Biophysical Journal 05/2013; 104(9):1979-88. · 3.67 Impact Factor
  • [Show abstract] [Hide abstract]
    ABSTRACT: Cardiac myosin binding protein-C (cMyBP-C) is a cardiac-specific, thick-filament regulatory protein that is differentially phosphorylated at Ser(273), Ser(282), and Ser(302) by various kinases and modulates contraction. In this study, phosphorylation-site-specific effects of cMyBP-C on myocardial contractility and cross-bridge kinetics were studied by sinusoidal analysis in papillary and trabecular muscle fibers isolated from t/t (cMyBP-C-null) mice and in their counterparts in which cMyBP-C contains the ADA (Ala(273)-Asp(282)-Ala(302)), DAD (Asp(273)-Ala(282)-Asp(302)), and SAS (Ser(273)-Ala(282)-Ser(302)) mutations; the results were compared to those from mice expressing the wild-type (WT) transgene on the t/t background. Under standard activating conditions, DAD fibers showed significant decreases in tension (∼50%), stiffness, the fast apparent rate constant 2πc, and its magnitude C, as well as its magnitude H, but an increase in the medium rate constant 2πb, with respect to WT. The t/t fibers showed a smaller drop in stiffness and a significant decrease in 2πc that can be explained by isoform shift of myosin heavy chain. In the pCa-tension study using the 8 mM phosphate (Pi) solution, there was hardly any difference in Ca(2+) sensitivity (pCa50) and cooperativity (nH) between the mutant and WT samples. However, in the solutions without Pi, DAD showed increased nH and slightly decreased pCa50. We infer from these observations that the nonphosphorylatable residue 282 combined with phosphomimetic residues Asp(273) and/or Asp(302) (in DAD) is detrimental to cardiomyocytes by lowering isometric tension and altering cross-bridge kinetics with decreased 2πc and increased 2πb. In contrast, a single change of residue 282 to nonphosphorylatable Ala (SAS), or to phosphomimetic Asps together with the changes of residues 273 and 302 to nonphosphorylatable Ala (ADA) causes minute changes in fiber mechanics.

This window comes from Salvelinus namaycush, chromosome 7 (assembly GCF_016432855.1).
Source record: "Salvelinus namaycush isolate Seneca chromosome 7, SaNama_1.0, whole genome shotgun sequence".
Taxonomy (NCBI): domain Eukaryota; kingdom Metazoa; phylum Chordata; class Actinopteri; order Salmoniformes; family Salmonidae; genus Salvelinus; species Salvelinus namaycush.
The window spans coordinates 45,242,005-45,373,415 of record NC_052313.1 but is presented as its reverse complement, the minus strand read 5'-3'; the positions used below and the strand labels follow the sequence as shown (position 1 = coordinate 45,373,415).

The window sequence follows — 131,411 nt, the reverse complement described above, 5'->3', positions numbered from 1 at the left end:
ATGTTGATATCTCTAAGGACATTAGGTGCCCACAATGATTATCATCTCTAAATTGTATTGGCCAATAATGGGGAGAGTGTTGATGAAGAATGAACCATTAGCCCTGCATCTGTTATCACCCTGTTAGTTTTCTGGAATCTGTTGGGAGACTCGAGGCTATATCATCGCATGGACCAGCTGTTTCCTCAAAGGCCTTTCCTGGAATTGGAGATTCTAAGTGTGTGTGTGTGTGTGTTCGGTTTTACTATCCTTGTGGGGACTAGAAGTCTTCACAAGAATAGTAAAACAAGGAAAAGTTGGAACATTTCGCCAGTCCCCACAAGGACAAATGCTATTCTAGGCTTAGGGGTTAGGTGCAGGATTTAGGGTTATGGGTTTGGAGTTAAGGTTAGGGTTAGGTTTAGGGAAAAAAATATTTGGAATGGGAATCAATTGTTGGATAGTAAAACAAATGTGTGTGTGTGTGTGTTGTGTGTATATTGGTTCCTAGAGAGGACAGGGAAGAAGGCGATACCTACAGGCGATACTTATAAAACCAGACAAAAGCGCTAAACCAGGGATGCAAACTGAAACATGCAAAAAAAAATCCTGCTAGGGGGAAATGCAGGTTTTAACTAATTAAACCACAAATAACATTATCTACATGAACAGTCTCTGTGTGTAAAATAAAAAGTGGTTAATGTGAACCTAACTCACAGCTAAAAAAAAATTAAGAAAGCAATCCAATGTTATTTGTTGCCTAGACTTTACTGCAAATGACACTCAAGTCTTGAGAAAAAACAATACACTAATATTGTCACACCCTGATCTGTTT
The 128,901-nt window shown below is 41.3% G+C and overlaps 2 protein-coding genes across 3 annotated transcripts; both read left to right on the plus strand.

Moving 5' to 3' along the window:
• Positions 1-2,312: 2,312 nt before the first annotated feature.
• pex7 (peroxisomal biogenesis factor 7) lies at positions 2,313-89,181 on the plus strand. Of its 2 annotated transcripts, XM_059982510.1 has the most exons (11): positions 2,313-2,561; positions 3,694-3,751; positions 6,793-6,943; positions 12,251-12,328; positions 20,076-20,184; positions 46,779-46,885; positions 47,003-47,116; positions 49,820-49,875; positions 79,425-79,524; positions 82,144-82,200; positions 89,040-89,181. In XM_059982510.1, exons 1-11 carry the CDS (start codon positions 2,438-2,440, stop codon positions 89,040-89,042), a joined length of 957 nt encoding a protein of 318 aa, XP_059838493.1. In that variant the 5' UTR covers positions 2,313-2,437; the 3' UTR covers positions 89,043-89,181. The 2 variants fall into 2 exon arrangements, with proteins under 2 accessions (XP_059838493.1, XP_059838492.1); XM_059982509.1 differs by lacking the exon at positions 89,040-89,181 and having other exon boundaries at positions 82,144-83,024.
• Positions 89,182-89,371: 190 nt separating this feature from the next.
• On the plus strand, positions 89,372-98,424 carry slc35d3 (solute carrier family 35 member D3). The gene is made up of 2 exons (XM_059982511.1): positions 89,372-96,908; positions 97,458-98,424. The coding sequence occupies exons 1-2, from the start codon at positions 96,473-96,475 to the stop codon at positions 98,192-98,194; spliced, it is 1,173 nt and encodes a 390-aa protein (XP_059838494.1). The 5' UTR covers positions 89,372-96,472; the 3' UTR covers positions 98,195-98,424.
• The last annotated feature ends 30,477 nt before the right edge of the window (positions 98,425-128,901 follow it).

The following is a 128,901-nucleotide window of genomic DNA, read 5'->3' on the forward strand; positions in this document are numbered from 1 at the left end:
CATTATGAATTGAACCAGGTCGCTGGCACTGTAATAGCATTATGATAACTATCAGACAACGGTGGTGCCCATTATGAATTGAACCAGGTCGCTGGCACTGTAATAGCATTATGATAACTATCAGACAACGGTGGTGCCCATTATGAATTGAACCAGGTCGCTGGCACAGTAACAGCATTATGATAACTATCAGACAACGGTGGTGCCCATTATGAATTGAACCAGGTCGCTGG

Biophysical Journal 03/2014; 106(5):1112-1122. · 3.67 Impact Factor
  • [Show abstract] [Hide abstract]
    ABSTRACT: Cardiac myosin-binding protein C (cMyBP-C) research has been characterized by two waves. Initial interest was piqued by its discovery in 1973 as a contaminant of myosin preparations from skeletal muscle. The second wave started in 1995 by the discovery that mutations in the gene encoding cMyBP-C cause hypertrophic cardiomyopathy (HCM). In this review, we will address what is known of cMyBP-C's role as a regulator of contraction as well as its role in HCM.
    Pflügers Archiv - European Journal of Physiology 11/2013; · 4.87 Impact Factor


1 Download
Available from